The Next-Generation Sportscar

The bright-red NS-X drew crowds of enthusiastic viewers at the Chicago Auto Show in February 1989

<< 1. Let’s Build a Sportscar!
<< 2. A Sportscar in the Image of Honda
<< 3. Designing an All-Aluminum, Monocoque Body
<< 4. Subjecting to Severe Tests at Nurburgring
<< 5. The Next-Generation Sportscar
<< 6. A Dedicated Plant: The Dream Takes Shape
<< 7. NSX: A Constant Evolution

It was to be an exciting time in Honda’s history. In June 1989, the company launched a series of test drives in Japan, eventually moving on to the U.S. and countries throughout Europe.

The American test drives were held at California’s Laguna Seca circuit and on general roads. Laguna Seca was an appropriate choice, since its reputation for extreme difficulty would test the car’s body and suspension performance. Then, having succeeded in that leg of the journey, the team headed for West Germany, where test drives were held near Nurburgring, the circuit that had played a key role in the car’s development.

And at each drive people praised the NSX’s stability, as well as its extremely comfortable accommodations. American journalists, in particular, issued impressive comments such as, “This car will change the standard for modern sportscars,” and “All the cars we currently have are now history.” These were powerful words indeed, conveying their respect for the new car and its highly advanced technologies. The members of the development team simply couldn’t have been happier.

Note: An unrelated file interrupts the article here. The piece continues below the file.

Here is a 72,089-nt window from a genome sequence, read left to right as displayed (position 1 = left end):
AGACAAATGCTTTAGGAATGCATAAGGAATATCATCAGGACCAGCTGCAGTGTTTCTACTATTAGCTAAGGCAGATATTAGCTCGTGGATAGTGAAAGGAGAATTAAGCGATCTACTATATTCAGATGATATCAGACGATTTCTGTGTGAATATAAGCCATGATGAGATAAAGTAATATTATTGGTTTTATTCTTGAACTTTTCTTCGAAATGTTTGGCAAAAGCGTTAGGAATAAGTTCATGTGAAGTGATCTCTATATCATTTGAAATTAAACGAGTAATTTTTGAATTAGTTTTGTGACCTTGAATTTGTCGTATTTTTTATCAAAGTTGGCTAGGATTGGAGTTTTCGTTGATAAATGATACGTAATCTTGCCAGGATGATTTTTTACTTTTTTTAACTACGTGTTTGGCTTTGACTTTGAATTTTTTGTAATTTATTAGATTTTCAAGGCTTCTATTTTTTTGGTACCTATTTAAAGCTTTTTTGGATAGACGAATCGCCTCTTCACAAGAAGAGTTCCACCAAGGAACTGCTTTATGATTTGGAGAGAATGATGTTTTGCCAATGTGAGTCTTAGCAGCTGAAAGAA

“A car is a machine that functions through a direct link with the driver and passenger,” Uehara said. “The quality of that car is determined by whether or not the car can kindle excitement in the person who drives it.”

The birth of the NS-X opened doors to a new era in sportscars. It changed the perceptions of automakers around the world, who learned they could achieve both performance and comfort in a single vehicle.
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